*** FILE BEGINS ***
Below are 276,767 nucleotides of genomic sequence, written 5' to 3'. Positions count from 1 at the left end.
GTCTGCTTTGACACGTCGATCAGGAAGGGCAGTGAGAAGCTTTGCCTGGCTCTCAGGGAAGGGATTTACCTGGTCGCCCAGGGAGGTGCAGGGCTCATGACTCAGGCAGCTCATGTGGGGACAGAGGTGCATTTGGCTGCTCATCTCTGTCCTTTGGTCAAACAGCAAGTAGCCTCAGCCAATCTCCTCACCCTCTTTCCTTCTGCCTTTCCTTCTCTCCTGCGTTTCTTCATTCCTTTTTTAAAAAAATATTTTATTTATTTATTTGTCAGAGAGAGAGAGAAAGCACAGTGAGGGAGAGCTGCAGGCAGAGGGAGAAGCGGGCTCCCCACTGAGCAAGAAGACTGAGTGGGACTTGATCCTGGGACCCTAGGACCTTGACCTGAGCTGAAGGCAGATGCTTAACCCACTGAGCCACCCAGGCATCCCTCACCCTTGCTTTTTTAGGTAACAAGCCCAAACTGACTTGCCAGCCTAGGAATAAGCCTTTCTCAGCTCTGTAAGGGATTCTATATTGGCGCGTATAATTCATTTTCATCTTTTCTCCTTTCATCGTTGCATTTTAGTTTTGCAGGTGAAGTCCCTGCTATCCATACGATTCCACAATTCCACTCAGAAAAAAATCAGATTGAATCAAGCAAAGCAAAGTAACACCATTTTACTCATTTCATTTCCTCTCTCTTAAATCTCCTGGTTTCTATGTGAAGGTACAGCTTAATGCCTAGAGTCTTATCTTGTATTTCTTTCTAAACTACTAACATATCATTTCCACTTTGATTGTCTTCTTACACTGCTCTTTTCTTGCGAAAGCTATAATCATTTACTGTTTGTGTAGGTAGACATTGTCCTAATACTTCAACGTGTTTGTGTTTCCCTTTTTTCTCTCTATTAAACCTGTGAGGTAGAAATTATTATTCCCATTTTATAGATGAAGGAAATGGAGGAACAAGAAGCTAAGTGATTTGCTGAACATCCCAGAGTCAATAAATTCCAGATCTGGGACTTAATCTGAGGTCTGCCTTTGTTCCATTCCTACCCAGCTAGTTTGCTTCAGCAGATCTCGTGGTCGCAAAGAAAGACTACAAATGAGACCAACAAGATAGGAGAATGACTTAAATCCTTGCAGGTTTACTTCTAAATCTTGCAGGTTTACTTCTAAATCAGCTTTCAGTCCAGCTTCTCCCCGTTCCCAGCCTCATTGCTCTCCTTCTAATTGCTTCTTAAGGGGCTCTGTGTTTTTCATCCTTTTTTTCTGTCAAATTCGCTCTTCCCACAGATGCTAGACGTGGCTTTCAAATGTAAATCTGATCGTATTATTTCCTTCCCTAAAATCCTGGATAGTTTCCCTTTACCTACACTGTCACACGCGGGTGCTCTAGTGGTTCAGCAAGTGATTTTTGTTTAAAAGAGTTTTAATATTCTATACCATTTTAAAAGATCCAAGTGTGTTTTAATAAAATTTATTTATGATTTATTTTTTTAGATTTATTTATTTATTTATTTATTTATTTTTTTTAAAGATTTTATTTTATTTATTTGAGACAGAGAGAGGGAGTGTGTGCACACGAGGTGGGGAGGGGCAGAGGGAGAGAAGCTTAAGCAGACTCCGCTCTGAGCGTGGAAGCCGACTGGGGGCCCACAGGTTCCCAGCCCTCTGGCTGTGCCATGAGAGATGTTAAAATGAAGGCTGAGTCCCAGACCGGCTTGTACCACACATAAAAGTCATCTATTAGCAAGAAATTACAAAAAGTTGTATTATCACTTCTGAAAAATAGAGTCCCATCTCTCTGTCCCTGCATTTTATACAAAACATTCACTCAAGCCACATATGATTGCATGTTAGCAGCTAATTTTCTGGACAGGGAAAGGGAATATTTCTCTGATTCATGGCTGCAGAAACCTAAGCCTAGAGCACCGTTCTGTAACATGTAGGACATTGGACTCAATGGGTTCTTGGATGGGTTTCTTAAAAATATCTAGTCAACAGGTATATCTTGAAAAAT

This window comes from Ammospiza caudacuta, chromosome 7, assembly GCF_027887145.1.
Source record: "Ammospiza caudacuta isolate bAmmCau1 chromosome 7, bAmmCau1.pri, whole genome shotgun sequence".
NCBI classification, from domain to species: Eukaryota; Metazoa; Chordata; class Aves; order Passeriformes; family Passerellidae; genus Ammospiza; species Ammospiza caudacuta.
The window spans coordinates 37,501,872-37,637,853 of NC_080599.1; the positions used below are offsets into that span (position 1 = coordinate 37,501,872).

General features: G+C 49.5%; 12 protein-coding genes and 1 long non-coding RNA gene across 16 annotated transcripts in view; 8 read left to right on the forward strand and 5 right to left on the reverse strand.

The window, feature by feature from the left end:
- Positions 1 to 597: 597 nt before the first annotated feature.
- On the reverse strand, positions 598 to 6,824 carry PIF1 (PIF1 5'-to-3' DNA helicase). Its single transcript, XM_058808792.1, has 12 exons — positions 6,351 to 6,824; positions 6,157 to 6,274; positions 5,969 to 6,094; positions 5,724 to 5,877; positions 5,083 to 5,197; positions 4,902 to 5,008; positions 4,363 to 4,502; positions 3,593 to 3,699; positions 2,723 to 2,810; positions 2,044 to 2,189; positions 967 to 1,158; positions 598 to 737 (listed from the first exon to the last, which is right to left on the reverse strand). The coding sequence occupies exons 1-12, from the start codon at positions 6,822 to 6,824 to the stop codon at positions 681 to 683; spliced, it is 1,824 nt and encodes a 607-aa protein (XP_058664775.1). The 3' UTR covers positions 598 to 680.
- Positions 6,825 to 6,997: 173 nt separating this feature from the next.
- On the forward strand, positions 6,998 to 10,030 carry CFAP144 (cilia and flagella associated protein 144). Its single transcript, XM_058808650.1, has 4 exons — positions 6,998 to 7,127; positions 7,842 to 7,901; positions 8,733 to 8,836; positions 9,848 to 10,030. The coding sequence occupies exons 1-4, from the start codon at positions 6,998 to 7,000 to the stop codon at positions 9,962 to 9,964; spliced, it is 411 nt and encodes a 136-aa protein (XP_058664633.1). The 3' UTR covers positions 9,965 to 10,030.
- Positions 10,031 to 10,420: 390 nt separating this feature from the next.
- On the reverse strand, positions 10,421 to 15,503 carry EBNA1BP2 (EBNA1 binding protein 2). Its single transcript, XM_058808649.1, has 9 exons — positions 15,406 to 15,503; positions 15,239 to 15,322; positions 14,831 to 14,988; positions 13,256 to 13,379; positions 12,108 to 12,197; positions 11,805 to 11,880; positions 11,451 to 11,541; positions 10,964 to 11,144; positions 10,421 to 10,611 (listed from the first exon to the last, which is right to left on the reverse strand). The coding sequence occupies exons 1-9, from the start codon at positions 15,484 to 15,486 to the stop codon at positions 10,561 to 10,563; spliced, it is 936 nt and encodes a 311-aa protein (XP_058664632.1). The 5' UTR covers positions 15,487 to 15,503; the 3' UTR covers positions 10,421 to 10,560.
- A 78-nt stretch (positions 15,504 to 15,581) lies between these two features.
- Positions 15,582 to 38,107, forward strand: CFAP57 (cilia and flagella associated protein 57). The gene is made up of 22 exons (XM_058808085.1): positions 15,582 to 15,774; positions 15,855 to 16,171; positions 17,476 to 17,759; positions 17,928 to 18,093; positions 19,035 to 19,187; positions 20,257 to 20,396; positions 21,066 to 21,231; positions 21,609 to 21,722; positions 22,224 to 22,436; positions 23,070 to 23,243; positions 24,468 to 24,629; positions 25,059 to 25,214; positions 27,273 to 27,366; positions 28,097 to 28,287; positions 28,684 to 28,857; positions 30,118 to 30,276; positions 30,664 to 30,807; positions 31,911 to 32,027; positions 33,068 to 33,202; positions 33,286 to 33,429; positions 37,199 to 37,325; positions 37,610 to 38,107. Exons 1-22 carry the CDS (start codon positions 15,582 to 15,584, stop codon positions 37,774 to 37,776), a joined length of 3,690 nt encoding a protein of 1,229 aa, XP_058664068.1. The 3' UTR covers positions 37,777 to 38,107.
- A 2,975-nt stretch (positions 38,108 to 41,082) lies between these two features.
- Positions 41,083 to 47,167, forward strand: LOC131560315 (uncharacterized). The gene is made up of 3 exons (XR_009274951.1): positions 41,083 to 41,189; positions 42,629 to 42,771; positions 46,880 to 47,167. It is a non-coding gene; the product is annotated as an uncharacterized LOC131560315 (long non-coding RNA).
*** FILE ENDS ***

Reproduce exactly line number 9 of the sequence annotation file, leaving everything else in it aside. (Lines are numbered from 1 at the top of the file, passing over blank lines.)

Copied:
- Positions 1 to 597: 597 nt before the first annotated feature.